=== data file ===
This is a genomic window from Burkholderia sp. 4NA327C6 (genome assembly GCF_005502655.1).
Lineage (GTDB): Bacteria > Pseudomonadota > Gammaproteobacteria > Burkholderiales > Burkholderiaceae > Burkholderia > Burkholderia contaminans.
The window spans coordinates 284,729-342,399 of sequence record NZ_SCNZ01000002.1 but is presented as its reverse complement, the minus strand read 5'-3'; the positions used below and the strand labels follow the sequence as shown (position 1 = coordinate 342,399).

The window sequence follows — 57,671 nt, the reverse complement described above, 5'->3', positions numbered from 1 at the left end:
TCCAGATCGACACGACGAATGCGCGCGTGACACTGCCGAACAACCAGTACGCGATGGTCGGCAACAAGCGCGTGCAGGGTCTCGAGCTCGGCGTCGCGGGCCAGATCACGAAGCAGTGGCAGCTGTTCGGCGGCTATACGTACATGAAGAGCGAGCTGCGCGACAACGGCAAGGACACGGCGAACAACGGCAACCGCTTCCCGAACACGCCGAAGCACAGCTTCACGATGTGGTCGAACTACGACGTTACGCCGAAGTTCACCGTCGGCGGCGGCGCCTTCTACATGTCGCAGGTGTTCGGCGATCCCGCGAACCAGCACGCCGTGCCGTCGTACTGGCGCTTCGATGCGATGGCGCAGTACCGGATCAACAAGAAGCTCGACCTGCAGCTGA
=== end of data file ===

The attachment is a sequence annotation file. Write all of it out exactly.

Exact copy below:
This is a genomic window from Burkholderia sp. 4NA327C6 (genome assembly GCF_005502655.1).
Lineage (GTDB): Bacteria > Pseudomonadota > Gammaproteobacteria > Burkholderiales > Burkholderiaceae > Burkholderia > Burkholderia contaminans.
The window spans coordinates 284,729-342,399 of sequence record NZ_SCNZ01000002.1 but is presented as its reverse complement, the minus strand read 5'-3'; the positions used below and the strand labels follow the sequence as shown (position 1 = coordinate 342,399).

The window sequence follows — 57,671 nt, the reverse complement described above, 5'->3', positions numbered from 1 at the left end:
TCCAGATCGACACGACGAATGCGCGCGTGACACTGCCGAACAACCAGTACGCGATGGTCGGCAACAAGCGCGTGCAGGGTCTCGAGCTCGGCGTCGCGGGCCAGATCACGAAGCAGTGGCAGCTGTTCGGCGGCTATACGTACATGAAGAGCGAGCTGCGCGACAACGGCAAGGACACGGCGAACAACGGCAACCGCTTCCCGAACACGCCGAAGCACAGCTTCACGATGTGGTCGAACTACGACGTTACGCCGAAGTTCACCGTCGGCGGCGGCGCCTTCTACATGTCGCAGGTGTTCGGCGATCCCGCGAACCAGCACGCCGTGCCGTCGTACTGGCGCTTCGATGCGATGGCGCAGTACCGGATCAACAAGAAGCTCGACCTGCAGCTGA